Home AllScienceSpace NASA outlines the path to launch for the James Webb Space Telescope

NASA outlines the path to launch for the James Webb Space Telescope

by thenewz
nasa outlines the path to launch for the james webb space telescope

One of the most exciting missions that NASA has launched in recent memory is the James Webb Space Telescope. The telescope is finished and has been transported to its launch location in French Guiana. The telescope made the arduous trek by water and is currently scheduled to launch later this year.

Ahead of the launch, a significant amount of preparations had to be made before the telescope could get to work. NASA currently expects the preparations the last 55 days from its arrival to its launch date. Webb initially arrived at the Arianespace cleanroom facilities, where it was inspected to ensure that it was clean and contaminant-free. The journey from its construction location to its launch location was 5800 miles.

Engineering teams conducted a final set of electrical and functional tests for the telescope. They were able to ensure the stowed mechanical configuration of the telescope would allow it to deploy correctly once in orbit. After those checks were completed, a special team began to load Webb with its fuel, consisting of hydrazine and nitrogen tetroxide. That combination of fuels will power the rocket thrusters allowing the telescope to maintain orbit.

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Once fueled, Webb will head to the vehicle integration building to be mounted atop the Ariane 5 rocket. Once integrated onto the rocket, technicians and engineers will remove all of the red tags indicating remove before the flight and add any green tagged items indicating components needing to be installed before the flight. Once those steps are complete, the rocket fairing protecting the payload during launch will be locked into place.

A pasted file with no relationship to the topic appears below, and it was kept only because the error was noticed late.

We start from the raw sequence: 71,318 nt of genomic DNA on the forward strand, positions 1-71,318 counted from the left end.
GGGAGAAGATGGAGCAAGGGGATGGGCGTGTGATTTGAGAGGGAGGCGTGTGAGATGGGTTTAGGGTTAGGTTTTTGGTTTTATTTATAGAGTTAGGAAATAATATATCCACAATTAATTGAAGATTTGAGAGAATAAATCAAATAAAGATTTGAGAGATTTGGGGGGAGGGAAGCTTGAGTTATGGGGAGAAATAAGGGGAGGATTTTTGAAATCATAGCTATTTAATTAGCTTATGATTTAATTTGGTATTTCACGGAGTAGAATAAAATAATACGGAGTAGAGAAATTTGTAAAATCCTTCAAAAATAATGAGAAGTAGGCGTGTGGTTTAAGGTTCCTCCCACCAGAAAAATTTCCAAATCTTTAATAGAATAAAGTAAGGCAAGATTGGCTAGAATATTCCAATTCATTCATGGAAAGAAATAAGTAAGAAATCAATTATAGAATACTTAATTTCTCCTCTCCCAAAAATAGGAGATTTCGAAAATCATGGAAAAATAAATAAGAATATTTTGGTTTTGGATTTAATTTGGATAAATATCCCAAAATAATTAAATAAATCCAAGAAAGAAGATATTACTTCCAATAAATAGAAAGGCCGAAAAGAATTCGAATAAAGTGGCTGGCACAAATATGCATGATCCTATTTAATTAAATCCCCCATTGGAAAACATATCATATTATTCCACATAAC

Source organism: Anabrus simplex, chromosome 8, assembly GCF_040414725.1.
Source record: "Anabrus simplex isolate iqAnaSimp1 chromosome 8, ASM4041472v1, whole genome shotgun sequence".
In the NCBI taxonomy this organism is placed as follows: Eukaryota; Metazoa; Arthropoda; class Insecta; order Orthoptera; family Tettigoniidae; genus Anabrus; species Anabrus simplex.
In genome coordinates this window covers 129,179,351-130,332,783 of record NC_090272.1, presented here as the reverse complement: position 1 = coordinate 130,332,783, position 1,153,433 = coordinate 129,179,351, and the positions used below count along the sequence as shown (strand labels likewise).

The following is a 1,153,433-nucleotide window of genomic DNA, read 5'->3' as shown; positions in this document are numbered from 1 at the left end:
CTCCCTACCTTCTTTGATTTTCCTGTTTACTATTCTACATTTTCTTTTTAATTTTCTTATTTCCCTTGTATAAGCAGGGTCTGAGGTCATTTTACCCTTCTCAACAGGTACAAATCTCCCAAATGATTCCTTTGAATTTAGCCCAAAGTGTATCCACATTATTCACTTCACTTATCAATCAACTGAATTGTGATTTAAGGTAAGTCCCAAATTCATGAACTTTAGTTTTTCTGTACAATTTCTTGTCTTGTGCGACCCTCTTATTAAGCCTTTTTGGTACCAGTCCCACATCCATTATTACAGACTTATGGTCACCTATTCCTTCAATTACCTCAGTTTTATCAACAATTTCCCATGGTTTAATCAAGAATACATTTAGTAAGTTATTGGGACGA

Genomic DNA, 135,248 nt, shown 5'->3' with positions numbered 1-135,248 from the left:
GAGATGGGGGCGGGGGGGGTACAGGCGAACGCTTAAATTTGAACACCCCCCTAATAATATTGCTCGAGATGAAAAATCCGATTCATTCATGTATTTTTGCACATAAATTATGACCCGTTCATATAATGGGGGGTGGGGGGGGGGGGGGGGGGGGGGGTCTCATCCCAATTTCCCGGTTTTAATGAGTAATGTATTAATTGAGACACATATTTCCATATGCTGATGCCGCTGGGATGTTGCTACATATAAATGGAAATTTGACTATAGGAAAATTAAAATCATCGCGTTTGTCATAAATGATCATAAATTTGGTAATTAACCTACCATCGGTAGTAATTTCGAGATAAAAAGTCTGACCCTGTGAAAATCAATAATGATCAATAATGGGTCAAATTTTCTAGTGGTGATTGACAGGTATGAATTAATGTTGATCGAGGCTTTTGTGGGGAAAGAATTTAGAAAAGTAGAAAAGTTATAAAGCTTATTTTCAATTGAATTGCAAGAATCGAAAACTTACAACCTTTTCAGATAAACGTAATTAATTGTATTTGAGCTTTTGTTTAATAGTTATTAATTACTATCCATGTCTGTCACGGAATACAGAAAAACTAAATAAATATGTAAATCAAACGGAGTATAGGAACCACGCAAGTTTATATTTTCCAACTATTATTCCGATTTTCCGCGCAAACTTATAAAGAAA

Once the rocket fairing is locked into place, Webb will be ready to launch into orbit. The launch is happening from the Europe Spaceport, which is also known as the Guiana Space Center. Once the integration work is complete, the rocket will be moved to the launchpad a few days before the scheduled liftoff. All electrical connections allowing the rocket to be controlled from the control room will be connected via the umbilical that separates at liftoff.

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NASA says about an hour before the rocket is scheduled to launch, it will be switched from external power to onboard batteries. As of November 2, Webb is about 29 days from launch, and work is ongoing. Once in orbit, the most nerve-racking part of the project will commence. Webb has to unfold and lock into its final configuration, or all the work spanning to the beginning maybe for nothing.

Once in orbit, the space telescope will have traveled almost a million miles from Earth to begin looking into the cosmos. NASA is also talking about the timescale of when things will happen after launch. 206 seconds after liftoff, the rocket will be around 75 miles above the planet’s atmosphere, and the rocket’s fairing will separate. That will expose Webb to space for the first time.

About 28 minutes after launch, the telescope will separate from the rocket, and around 31 to 33 minutes after launch, the solar panels will extend to stop drain on its battery. The solar panels will provide around two kilowatts of power to the onboard battery systems. About two hours after launch, NASA will deploy the onboard medium and high gain antenna platform to establish communications with Earth. Approximately 12.5 hours after launch, the telescope will fire its thrusters. Approximately three days from launch, the telescope’s sun shield will unfold, allowing the continued expansion of the observatory. That will be the first step of all major deployments and should take about five hours. Four days after launch, the deployable tower extends to separate the telescope mirrors instruments from the spacecraft.

The process to deploy all 18 primary mirror segments will take approximately ten days, ending on the 25th-day after launch. Finally, on the 29th-day post-launch, thrusters will fire to place Webb into its final orbit marking the end of one of the most complicated deployment sequences ever attempted.

Source: slashgear

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